DATA Act passes House

Open government watchdog groups are applauding the House passage of the Digital Accountability and Transparency Act (DATA Act) on April 25 that would require federal agencies to consistently report spending information on a new, searchable Web platform.

The legislation passed by a voice vote and will now go before the Senate. If it becomes law, it will establish standards for identifying and publishing electronic information about federal spending.

The federal government would need to spend $575 million over five years to create new structures and systems under the DATA Act, according to a Congressional Budget Office report issued last year.

The transparency proposal is sponsored by Rep. Darrell Issa, R-Calif., chairman of the House Committee on Oversight and Government Reform and Sen. Mark Warner, D-Va., in the Senate.

“The DATA Act will transform how we are able to monitor government spending online,” Ellen Miller, executive director of the Sunlight Foundation, said in a statement. “The DATA Act will increase transparency for federal spending data and expand when, where and how it is available online.

Along with the Sunlight Foundation and other watchdog groups, a group of technology companies led by Microsoft in the Data Transparency Coalition lobbied for passage in recent weeks.

The provisions of the DATA Act include creation of a new Federal Accountability and Spending Transparency Commission, which is to succeed the board that oversaw spending reports for the 2009 economic stimulus law.

The new board would oversee federal reporting by grantees and contractors, similar to that required for the stimulus. It would also create a new publicly-accessible website to host spending information.

In addition, federal agencies would be required to submit their spending data to the new platform with consistent electronic identifiers and markup language.

Also under the proposed law, the Treasury Department would begin reporting and publishing of disbursement data on the new platform. The financial disbursement data would be retrievable by agencies’ grant and contract systems. This would make it easier for grantees and contractors receiving funds from multiple agencies to comply with reporting requirements.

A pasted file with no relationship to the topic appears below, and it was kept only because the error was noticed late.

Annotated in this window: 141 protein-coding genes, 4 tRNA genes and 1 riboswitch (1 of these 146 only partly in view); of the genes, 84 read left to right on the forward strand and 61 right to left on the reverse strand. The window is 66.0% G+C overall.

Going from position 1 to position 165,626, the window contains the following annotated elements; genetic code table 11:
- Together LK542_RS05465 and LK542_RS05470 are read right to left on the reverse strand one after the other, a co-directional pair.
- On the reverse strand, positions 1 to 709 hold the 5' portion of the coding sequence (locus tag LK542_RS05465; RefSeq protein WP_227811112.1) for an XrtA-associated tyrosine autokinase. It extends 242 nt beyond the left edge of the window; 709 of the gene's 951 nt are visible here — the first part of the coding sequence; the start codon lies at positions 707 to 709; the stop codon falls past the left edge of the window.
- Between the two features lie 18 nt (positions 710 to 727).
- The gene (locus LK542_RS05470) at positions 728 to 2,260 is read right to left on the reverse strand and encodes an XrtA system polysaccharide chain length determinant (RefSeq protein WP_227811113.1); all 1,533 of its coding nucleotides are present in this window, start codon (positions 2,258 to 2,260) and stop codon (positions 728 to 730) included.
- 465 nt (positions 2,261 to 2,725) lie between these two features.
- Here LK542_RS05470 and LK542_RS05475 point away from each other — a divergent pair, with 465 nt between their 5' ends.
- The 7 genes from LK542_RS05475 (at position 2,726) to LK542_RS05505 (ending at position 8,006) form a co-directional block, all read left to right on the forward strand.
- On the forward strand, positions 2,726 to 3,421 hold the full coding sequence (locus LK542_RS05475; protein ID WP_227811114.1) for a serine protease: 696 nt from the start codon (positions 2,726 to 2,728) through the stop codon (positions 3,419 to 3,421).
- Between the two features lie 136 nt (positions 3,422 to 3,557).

The DATA Act also imposes travel and conference restrictions, limiting travel spending to 80 percent of 2010 levels until 2016. It also caps conference spending at $500,000 and limits agencies’ conference sponsorships. For more on that aspect of the bill, click here.





About the Author

Alice Lipowicz is a staff writer covering government 2.0, homeland security and other IT policies for Federal Computer Week.

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Reader comments

Sat, Apr 28, 2012

A data dictionary- what a concept.

Fri, Apr 27, 2012 Cowboy Joe

I'll have to look more into this, but I kinda like the idea of limiting congress' travel budget ...

Thu, Apr 26, 2012 RT

Can anyone tell us how much the annual Congressional picnics cost and how they are funded? -

Thu, Apr 26, 2012 SoutheastUS

The largest obstacle to the success of this endeavor is the myriad of identification codes used for the same entity (be it a physical location, a vendor, a grantee, whatever) by the various systems. For example, some regulated entities are identified in various data systems of the federal government by a DUNS number, a permit number (or several), a federal facility identification code, etc. Unifying and cross-referencing all these identifiers will be a data quality worker's nightmare.

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